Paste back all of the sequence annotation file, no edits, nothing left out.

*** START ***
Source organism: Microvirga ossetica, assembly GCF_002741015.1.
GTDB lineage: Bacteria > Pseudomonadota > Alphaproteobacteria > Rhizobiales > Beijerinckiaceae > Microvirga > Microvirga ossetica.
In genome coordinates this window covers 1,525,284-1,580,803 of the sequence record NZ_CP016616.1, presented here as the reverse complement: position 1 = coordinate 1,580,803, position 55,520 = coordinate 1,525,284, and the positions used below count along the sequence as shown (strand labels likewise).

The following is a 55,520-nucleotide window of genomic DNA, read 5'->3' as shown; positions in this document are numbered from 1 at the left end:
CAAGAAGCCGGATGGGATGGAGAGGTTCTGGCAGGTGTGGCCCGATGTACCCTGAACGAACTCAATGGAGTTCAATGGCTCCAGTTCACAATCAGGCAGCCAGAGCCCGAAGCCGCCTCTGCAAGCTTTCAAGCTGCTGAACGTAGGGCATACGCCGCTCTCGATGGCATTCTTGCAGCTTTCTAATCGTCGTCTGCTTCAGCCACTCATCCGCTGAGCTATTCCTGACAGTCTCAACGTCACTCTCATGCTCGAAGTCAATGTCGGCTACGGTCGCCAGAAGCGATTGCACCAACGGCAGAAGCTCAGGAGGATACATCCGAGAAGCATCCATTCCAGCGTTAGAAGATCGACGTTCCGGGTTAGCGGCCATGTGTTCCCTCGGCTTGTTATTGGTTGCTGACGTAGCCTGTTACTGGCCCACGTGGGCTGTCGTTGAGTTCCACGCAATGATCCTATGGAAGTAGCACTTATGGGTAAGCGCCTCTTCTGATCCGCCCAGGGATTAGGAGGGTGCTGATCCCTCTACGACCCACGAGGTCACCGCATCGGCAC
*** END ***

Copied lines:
Source organism: Microvirga ossetica, assembly GCF_002741015.1.
GTDB lineage: Bacteria > Pseudomonadota > Alphaproteobacteria > Rhizobiales > Beijerinckiaceae > Microvirga > Microvirga ossetica.
In genome coordinates this window covers 1,525,284-1,580,803 of the sequence record NZ_CP016616.1, presented here as the reverse complement: position 1 = coordinate 1,580,803, position 55,520 = coordinate 1,525,284, and the positions used below count along the sequence as shown (strand labels likewise).

The following is a 55,520-nucleotide window of genomic DNA, read 5'->3' as shown; positions in this document are numbered from 1 at the left end:
CAAGAAGCCGGATGGGATGGAGAGGTTCTGGCAGGTGTGGCCCGATGTACCCTGAACGAACTCAATGGAGTTCAATGGCTCCAGTTCACAATCAGGCAGCCAGAGCCCGAAGCCGCCTCTGCAAGCTTTCAAGCTGCTGAACGTAGGGCATACGCCGCTCTCGATGGCATTCTTGCAGCTTTCTAATCGTCGTCTGCTTCAGCCACTCATCCGCTGAGCTATTCCTGACAGTCTCAACGTCACTCTCATGCTCGAAGTCAATGTCGGCTACGGTCGCCAGAAGCGATTGCACCAACGGCAGAAGCTCAGGAGGATACATCCGAGAAGCATCCATTCCAGCGTTAGAAGATCGACGTTCCGGGTTAGCGGCCATGTGTTCCCTCGGCTTGTTATTGGTTGCTGACGTAGCCTGTTACTGGCCCACGTGGGCTGTCGTTGAGTTCCACGCAATGATCCTATGGAAGTAGCACTTATGGGTAAGCGCCTCTTCTGATCCGCCCAGGGATTAGGAGGGTGCTGATCCCTCTACGACCCACGAGGTCACCGCATCGGCAC